An inventory of hazardous materials used in your workplace will prove useful.

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1 Introduction Fire Protection is an organized approach designed to prevent fires. In the event of a fire, a fire protection program will help prevent or minimize personal injuries, losses, and harm to the environment. This guideline is designed to help you develop a fire protection program, or to identify areas in your existing program that may need improvement. The basic elements of a fire protection program are discussed below. Workplace Assessment Your first step is to do a workplace assessment. You will be evaluating your workplace for: Fire hazards Effectiveness of controls Emergency preparedness Collect as much information as possible on each of the areas shown in Appendix 1. This should include hazard and control information, as well as relevant legal standards and requirements. An inventory of hazardous materials used in your workplace will prove useful. Follow this up with a walk-through assessment of your workplace. Using the information you have collected, develop a basic floor plan and an assessment checklist for this purpose. Use the checklist to record your observations. The results of your workplace assessment will help you determine the need to improve or implement: Fire prevention and control procedures An emergency plan Rate all identified hazards based on severity (high, medium or low), frequency and probability of injury. You will now be able to establish a priority for action needed to meet your needs. Carry out a complete re-assessment whenever you make changes in your workplace, such as a change in process, work activity or materials used.

2 Fire Prevention and Control The best way to protect your employees, your property and the environment is to prevent a fire from happening. The most effective way to do this is to eliminate or minimize all fire hazards. If a fire does occur, however, immediate steps should be taken to control it, and prevent it from spreading. Fire prevention and control are achieved by combining engineering, work practice and administrative controls. Appendix 2 provides some examples of each of these controls. Emergency Plan A fire emergency plan outlines a sequence of steps to be taken when a fire strikes. Its purpose is to ensure the safety and health of employees, and to minimize the damage to property and the environment. Your plan should provide for worst case scenarios. Guidelines are provided in Appendix 3 to help you in preparing your plan. Fire Inspections Establish a regular schedule of fire inspections. These will help detect any deviations from, or shortcomings in, your control standards and emergency procedures. Take corrective action as soon as possible. Appendix 4 is a sample checklist you can use to monitor your fire protection program. You will, of course, need to expand on the points provided under each general heading. The information collected during your workplace assessment, and subsequent action taken, will help you to come up with your own detailed checklist. Review and revise this checklist whenever you have the results of any incident/accident investigations involving fires that you have conducted, and each time you do a re-assessment. Related Legislation Ontario Regulations for Industrial Establishments: Sections 120 and 123 specify that certain requirements of the Building Code and Fire Code apply to industrial establishments WSPS (9777) www.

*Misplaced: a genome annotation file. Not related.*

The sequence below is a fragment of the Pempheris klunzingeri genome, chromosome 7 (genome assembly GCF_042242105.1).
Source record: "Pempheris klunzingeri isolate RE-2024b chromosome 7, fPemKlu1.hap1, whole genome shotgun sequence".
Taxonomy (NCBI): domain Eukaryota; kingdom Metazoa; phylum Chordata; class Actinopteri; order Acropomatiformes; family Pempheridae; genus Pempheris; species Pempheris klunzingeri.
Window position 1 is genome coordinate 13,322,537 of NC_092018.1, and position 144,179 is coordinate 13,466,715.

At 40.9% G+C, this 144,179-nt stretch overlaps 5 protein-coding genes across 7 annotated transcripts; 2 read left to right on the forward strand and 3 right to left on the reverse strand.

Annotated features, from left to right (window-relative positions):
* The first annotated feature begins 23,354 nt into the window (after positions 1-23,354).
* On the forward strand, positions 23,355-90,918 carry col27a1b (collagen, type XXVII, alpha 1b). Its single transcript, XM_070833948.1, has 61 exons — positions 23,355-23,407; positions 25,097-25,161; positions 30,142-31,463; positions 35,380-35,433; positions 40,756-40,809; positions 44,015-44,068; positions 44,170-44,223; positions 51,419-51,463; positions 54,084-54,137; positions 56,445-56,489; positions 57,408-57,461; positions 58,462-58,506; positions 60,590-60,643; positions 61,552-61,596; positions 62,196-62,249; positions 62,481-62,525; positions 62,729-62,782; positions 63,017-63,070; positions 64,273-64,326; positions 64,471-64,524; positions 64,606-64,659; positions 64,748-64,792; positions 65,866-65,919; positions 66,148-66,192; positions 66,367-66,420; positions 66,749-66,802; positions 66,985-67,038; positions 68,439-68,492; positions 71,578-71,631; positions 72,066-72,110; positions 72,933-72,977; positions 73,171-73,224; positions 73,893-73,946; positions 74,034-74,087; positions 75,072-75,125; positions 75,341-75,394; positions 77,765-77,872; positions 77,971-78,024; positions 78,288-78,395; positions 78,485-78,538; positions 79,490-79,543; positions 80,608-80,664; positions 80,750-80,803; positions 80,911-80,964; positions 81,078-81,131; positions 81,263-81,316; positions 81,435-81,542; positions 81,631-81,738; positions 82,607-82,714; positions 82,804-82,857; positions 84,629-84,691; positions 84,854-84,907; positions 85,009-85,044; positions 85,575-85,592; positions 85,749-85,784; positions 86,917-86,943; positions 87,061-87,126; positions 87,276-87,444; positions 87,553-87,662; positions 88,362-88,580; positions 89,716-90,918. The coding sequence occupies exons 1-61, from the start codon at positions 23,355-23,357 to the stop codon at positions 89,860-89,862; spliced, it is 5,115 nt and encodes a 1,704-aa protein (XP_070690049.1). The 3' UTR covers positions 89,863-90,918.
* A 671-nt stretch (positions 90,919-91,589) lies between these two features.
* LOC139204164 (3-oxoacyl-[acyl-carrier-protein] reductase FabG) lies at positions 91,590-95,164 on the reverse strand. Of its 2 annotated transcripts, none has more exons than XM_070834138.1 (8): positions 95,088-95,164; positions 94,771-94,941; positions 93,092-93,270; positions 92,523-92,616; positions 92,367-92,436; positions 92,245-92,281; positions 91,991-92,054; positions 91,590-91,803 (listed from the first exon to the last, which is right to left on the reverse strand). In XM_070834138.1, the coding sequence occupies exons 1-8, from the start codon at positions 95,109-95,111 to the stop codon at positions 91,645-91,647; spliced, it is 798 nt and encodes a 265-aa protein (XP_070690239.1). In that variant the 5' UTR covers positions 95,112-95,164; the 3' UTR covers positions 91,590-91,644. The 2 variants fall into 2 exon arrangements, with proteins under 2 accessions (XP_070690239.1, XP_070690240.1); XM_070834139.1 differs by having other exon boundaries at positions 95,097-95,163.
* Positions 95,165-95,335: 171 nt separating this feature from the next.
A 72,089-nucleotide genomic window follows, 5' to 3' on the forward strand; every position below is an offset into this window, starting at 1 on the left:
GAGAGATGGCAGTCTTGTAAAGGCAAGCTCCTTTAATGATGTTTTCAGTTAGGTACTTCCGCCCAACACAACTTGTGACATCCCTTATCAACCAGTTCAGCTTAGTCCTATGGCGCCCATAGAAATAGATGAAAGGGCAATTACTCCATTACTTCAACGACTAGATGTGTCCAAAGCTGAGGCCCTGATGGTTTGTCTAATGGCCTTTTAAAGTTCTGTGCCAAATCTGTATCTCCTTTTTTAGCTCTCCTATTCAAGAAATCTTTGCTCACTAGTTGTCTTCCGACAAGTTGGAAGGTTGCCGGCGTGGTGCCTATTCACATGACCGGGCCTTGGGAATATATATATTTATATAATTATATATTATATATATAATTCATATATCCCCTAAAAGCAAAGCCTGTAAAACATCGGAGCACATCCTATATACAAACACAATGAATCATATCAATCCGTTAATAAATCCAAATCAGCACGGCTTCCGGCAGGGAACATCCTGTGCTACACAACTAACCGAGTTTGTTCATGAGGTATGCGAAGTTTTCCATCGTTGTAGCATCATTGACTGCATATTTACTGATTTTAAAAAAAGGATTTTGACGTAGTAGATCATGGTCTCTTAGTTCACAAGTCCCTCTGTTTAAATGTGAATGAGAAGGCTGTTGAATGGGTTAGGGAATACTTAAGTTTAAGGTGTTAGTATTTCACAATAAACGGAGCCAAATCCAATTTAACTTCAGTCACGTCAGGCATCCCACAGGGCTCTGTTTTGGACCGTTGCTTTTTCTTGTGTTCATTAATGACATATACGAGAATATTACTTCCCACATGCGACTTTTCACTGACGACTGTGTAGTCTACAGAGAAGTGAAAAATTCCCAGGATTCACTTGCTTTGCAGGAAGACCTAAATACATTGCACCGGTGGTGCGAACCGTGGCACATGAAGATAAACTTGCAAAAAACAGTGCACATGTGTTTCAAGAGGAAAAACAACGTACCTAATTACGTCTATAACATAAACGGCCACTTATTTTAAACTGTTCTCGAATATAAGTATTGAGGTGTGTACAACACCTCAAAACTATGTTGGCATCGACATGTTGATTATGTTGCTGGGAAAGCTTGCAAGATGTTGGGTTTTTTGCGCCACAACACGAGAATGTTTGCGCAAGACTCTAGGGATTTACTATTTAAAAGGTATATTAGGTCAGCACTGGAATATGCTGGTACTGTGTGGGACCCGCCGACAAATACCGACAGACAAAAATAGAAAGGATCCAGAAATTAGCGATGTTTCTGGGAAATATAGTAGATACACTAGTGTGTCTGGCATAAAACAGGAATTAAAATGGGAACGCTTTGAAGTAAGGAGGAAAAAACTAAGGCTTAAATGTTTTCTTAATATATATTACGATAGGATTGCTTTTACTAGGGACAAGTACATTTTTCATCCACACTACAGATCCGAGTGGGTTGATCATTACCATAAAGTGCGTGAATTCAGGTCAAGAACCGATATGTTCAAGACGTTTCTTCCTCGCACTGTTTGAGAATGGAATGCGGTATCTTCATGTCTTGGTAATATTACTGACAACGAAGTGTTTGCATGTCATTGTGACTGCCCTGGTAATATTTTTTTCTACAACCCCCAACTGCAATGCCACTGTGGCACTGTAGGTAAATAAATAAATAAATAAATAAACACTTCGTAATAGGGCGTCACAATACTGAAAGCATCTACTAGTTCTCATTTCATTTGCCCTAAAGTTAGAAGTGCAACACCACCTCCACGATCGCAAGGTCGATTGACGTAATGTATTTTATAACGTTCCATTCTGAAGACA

3 These Regulations also contain provisions with respect to: Storage of flammable liquids (s.22) Portable containers for dispensing flammable liquids (s.23) Ontario Fire Code (O.Reg. 213/07): Part 2: Fire Safety contains provision for: Fire separations (s.2.2) Fire hazards (s.2.4) Fire department access to buildings (s.2.5) Service equipment (s.2.6) Safety to life (s.2.7) Emergency planning (s.2.8) Part 3: Fire Safety for Industrial and Commercial Uses Part 4: Flammable and Combustible Liquids Part 5: Hazardous Materials, Processes and Operations Compressed gas cylinders (s.5.6) Combustible dust producing processes (s.5.10) Combustible fibres (s.5.11) Spray application using flammable and combustible materials (s.5.12) Dip tanks (s.5.13) Welding and cutting (s.5.17) Industrial ovens for baking and drying processes (s.5.18) Part 6: Fire Protection Equipment Portable extinguishers (s.6.2) Fire alarm and voice communication systems for life safety (s.6.3) Standpipe and hose systems (s.6.4) Sprinkler systems (s.6.5) Water supplies for fire protection (s.6.6) WSPS (9777) www.